Although the Fourth Circuit has not directly addressed the factors to be considered in deciding motions for approval of such settlements, district courts in this circuit typically employ the considerations set forth by the Eleventh Circuit in Lynn's Food Stores. See, e.g., Hoffman v. First Student, Inc., No. WDQ-06-1882, 2010 WL 1176641, at *2 (D.Md. Mar. 23, 2010); Lopez v. NTI, LLC, 748 F.Supp.2d 471, 478 (D.Md. 2010). Pursuant to Lynn's Food Stores, an FLSA settlement generally should be approved if it reflects “a fair and reasonable resolution of a bona fide dispute over FLSA provisions.” Lynn's Food, 679 F.2d at 1355. Thus, as a first step, the bona fides of the parties' dispute must be examined to determine if there are FLSA issues that are “actually in dispute.” Lane v. Ko-Me, LLC, No. DKC-10-2261, 2011 WL 3880427, at *2 (D.Md. Aug. 31, 2011) (citing Dees v. Hydradry, Inc., 706 F.Supp.2d 1227, 1241-42 (M.D.Fla. 2010)). Then, as a second step, the terms of the proposed settlement agreement must be assessed for fairness and reasonableness, which requires weighing a number of factors, including: “(1) the extent of discovery that has taken place; (2) the stage of the proceedings, including the complexity, expense and likely duration of the litigation; (3) the absence of fraud or collusion in the settlement; (4) the experience of counsel who have represented the plaintiffs; (5) the opinions of [] counsel . . .; and (6) the probability of plaintiffs' success on the merits and the amount of the settlement in relation to the potential recovery.” Lomascolo v. Parsons Brinckerhoff, Inc., No. 08-cv-1310, 2009 WL 3094955, at *10 (E.D.Va. Sept. 28, 2009) (collective action); see also Poulin v. Gen. Dynamics Shared Res., Inc., No. 09-cv-00058, 2010 WL 1813497, at *1 n.1 (W.D.Va. May 5, 2010) (applying the same factors to a settlement that involved only individual FLSA claims).

         “In deciding whether a bona fide dispute exists as to a defendant's liability under the FLSA, courts examine the pleadings in the case, along with the representations and recitals in the proposed settlement agreement.” Amaya v. Young & Chang, Inc. Civil Case No. PWG-14-749, 2014 WL 3671569, at *2 (D.Md. July 22, 2014). Here, an answer was filed and a scheduling order entered. The parties undertook some formal discovery before entering into the proposed agreement, and were able to review records related to Plaintiff's employment. The pleadings, along with the parties' joint submission regarding settlement, establish that a bona fide dispute exists as to Defendants' liability under the FLSA for overtime payments.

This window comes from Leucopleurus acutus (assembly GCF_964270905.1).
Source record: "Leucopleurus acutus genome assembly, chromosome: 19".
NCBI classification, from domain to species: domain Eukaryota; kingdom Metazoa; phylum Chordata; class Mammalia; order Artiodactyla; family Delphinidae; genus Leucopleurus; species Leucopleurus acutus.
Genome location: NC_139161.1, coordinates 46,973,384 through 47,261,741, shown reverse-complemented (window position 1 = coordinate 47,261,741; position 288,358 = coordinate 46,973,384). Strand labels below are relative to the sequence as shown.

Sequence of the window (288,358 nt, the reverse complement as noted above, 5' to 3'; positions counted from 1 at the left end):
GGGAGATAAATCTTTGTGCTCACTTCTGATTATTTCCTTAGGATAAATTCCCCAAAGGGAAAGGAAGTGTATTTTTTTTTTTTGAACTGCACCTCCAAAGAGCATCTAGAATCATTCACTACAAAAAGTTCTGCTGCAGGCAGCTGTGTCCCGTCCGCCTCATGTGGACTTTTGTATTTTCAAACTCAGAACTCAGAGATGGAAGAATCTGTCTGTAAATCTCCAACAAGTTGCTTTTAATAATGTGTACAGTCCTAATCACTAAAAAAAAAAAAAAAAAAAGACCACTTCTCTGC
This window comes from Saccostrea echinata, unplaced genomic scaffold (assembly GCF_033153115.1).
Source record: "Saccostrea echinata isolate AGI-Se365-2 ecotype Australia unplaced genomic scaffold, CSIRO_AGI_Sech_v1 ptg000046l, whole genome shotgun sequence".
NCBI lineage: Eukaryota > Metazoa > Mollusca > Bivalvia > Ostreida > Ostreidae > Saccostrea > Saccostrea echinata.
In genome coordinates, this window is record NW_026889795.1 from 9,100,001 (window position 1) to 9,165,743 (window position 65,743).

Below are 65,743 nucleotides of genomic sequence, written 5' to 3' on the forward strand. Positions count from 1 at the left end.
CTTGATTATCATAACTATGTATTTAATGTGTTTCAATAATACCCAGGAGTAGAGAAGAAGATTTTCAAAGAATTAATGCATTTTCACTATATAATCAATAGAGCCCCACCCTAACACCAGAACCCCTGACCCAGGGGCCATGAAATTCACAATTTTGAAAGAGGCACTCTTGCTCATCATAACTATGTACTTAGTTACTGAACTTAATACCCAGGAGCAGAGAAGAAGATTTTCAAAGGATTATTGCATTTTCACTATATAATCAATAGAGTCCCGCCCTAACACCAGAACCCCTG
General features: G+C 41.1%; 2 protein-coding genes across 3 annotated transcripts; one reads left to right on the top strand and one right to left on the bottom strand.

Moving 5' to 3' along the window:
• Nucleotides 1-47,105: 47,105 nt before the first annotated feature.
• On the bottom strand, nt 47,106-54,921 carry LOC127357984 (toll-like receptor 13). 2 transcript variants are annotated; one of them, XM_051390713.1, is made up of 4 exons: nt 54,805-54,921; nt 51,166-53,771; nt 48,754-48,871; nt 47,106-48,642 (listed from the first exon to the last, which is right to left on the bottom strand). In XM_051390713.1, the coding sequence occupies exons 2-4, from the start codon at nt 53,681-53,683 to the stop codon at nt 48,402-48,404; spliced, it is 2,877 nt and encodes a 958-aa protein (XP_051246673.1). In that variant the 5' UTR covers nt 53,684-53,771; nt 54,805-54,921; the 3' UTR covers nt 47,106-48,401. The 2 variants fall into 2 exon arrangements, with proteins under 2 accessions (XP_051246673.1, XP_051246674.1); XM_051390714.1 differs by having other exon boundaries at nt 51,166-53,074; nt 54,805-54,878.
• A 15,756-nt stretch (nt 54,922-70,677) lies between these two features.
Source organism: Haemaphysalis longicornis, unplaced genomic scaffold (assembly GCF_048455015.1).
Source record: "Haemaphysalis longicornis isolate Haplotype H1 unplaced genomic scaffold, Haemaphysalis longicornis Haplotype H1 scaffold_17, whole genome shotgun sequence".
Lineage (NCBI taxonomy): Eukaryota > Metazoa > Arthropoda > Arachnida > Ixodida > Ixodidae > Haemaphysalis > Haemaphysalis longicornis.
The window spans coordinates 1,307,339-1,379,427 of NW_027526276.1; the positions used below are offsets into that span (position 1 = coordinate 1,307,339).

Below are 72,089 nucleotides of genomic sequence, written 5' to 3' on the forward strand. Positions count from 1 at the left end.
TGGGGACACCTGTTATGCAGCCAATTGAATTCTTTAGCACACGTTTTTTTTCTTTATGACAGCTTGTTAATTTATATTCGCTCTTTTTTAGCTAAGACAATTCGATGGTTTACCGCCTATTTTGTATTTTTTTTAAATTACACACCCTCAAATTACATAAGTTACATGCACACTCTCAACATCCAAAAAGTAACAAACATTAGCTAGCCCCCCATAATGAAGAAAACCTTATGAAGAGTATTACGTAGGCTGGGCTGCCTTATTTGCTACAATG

Overall, the Settlement appears to be a fair and reasonable compromise of the parties' bona fide dispute. The parties agreed to settle at before the end of the discovery period, and there is no evidence that the proposed Settlement is the product of fraud or collusion. The Settlement Agreement is the product of negotiations between parties represented by counsel. The parties report that amount of the settlement exceeds the overtime wages sought by Plaintiff in her complaint. The Settlement resolves all disputes between the parties.

         The court must also assess the reasonableness of the attorneys fee request. The information provided is very scant, and, by itself, fails to provide the necessary information. The parties only represent that Plaintiff's counsel spent 43.2 attorney hours and 6.4 paralegal hours and that all attorneys have at least 6 years of experience. There is no mention of an hourly rate. If the $10, 000 is reduced by the costs of $518, and the remainder divided by 49.6 hours, the average hourly rate for attorney and paralegal work would be approximately $190. In another recent case, Plaintiff's counsel were awarded fees at $250 per hour, despite their request for $295 per hour. See, Flores Hernandez v. Hoge, DKC 15-1988, ECF No. 9, 2016 WL 2924918. Based on the material submitted and referred to in that case, the fee request in this case appears reasonable, both as to the number of hours spent and the presumed fee range. Accordingly, it will be approved.

         III. Conclusion

         Based on the foregoing, the request to approve the Settlement Agreement will be ...